WASHINGTON — The Food and Drug Administration has approved Arena Pharmaceutical's anti-obesity pill Belviq, the first new prescription drug for long-term weight loss to enter the U.S. market in more than a decade.
Despite only achieving modest weight loss in clinical studies, the drug appeared safe enough to win the FDA's endorsement, amid calls from doctors for new weight-loss treatments.
The agency cleared the pill Wednesday for adults who are obese or are overweight with at least one medical complication, such as diabetes or high cholesterol.
The FDA denied approval for Arena's drug in 2010 after scientists raised concerns about tumors that developed in animals studied with the drug. The company resubmitted the drug with additional data earlier this year, and the FDA said there was little risk of tumors in humans.
"The approval of this drug, used responsibly in combination with a healthy diet and lifestyle, provides a treatment option for Americans who are obese or are overweight and have at least one weight-related comorbid condition," said FDA's drug center director, Dr. Janet Woodcock, in a statement.
Arena and its partner Eisai Inc. of Woodcliff Lake, N.J., expect to launch the drug in early 2013.
With U.S. obesity rates nearing 35 percent of the adult population, many doctors have called on the FDA to approve new weight loss treatments.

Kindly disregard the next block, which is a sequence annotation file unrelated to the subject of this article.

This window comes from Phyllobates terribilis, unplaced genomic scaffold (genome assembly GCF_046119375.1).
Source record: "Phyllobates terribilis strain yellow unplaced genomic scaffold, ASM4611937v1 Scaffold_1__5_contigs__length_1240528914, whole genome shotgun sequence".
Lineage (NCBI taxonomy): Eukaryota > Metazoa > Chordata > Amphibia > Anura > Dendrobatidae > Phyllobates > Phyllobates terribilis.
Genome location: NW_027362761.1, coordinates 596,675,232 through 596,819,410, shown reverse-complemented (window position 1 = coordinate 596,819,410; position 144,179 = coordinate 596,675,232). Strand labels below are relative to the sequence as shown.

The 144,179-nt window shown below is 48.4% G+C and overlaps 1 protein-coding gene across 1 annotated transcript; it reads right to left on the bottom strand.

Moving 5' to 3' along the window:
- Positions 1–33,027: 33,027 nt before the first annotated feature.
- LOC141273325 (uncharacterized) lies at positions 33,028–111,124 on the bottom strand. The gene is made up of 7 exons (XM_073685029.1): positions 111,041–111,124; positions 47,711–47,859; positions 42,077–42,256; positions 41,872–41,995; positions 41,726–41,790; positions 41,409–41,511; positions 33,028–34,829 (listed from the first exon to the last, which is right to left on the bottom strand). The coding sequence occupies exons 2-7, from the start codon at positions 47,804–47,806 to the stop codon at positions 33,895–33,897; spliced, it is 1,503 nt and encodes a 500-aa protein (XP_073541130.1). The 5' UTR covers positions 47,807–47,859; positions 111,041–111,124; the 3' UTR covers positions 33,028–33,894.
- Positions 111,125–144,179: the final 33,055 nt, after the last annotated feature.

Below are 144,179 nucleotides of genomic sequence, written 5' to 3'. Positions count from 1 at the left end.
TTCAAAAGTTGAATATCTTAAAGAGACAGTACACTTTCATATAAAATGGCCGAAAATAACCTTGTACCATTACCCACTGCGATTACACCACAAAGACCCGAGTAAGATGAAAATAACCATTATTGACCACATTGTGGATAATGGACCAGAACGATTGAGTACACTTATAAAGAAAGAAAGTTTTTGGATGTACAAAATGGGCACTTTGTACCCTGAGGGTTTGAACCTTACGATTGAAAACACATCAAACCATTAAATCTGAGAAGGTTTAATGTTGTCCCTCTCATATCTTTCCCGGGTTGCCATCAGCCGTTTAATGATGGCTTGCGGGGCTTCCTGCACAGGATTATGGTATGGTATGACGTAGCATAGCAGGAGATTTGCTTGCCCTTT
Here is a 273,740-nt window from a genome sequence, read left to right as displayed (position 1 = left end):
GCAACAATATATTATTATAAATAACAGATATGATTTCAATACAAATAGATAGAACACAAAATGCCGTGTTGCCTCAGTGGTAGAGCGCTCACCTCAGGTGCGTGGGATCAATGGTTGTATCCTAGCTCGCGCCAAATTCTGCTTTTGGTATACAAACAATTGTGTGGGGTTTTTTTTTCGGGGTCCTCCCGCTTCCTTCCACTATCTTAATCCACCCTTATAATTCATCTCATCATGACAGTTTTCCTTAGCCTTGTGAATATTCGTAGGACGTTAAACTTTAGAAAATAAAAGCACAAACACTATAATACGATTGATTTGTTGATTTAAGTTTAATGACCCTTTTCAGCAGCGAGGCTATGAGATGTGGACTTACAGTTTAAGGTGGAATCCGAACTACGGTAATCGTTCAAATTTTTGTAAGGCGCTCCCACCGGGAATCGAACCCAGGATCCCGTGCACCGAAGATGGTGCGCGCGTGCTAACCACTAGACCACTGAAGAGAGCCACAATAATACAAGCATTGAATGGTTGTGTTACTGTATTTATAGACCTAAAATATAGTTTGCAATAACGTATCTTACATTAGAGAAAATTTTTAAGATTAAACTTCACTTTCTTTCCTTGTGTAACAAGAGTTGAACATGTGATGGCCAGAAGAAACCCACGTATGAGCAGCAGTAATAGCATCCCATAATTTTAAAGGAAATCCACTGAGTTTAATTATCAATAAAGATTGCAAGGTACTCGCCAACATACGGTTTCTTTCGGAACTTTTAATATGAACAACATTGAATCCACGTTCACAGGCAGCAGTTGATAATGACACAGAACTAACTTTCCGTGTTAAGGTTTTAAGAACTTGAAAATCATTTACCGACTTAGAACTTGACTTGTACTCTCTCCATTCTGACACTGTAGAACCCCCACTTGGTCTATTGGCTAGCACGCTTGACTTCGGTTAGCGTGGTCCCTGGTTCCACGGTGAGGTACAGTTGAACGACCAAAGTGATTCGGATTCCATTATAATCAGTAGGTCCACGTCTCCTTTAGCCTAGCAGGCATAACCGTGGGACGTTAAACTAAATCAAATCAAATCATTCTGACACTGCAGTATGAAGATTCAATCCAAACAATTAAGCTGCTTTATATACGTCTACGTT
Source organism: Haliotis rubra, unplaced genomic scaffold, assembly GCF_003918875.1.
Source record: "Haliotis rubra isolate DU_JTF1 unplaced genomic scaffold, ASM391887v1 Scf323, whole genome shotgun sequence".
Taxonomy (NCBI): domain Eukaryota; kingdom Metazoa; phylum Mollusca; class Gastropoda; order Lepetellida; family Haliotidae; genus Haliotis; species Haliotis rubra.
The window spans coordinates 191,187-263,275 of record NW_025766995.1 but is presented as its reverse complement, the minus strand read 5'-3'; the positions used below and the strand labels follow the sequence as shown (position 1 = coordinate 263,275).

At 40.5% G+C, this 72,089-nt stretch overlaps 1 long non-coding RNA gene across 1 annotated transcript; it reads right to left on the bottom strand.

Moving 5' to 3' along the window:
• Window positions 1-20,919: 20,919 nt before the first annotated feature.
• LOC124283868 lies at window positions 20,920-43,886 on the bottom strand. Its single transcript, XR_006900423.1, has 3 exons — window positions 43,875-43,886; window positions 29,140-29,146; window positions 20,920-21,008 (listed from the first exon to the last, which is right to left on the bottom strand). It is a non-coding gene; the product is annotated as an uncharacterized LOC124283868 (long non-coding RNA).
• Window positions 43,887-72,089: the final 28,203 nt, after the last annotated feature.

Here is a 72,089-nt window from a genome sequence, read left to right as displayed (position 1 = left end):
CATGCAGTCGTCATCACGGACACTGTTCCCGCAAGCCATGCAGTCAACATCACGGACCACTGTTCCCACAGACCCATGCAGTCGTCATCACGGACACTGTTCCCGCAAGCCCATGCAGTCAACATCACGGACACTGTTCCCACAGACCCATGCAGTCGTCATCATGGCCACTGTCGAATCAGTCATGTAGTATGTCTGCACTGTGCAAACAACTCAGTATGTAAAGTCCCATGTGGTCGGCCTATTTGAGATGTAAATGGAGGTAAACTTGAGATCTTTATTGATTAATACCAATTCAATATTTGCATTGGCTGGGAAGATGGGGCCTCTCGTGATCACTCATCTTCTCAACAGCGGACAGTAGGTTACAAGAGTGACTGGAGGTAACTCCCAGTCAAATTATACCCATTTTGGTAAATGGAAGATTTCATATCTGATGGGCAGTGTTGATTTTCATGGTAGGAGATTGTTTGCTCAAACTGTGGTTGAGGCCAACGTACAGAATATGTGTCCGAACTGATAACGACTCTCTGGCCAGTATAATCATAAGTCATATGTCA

But a long line of prescription weight loss offerings have been associated with safety problems, most notably the fen-phen combination, which was linked to heart valve damage in 1997. The cocktail of phentermine and fenfluramine was a popular weight loss combination prescribed by doctors, though it was never approved by FDA.
In a rare move, the FDA explicitly stated in a press release that Belviq "does not appear to activate" a chemical pathway that was linked to the heart problems seen with fen-phen.
The FDA said the drug acts on a different chemical pathway in the brain, which is believed to reduce appetite by boosting feelings of satiety and fullness.
Obesity Society president Patrick O'Neil said he's encouraged by the drug's approval because it underscores the idea that lifestyle changes alone are not enough to treat obesity.
"This is good news because it tells us that the FDA is indeed treating obesity seriously. On the other hand, it's not the answer to the problem — or even a big part of the answer," said O'Neil, who teaches at Medical University of South Carolina and was the lead researcher on several studies of Belviq.
Even if the effects of Belviq are subtle, experts say it could be an important first step in a new line of treatments that attack the underlying causes of obesity.
"The way these things tend to work is you have some people who do extremely well and other people don't lose any weight at all," said Dr. Louis Aronne, director of the weight loss program at Weill-Cornell Medical College. "But if we had 10 medicines that were all different and worked like this, we would have a real field."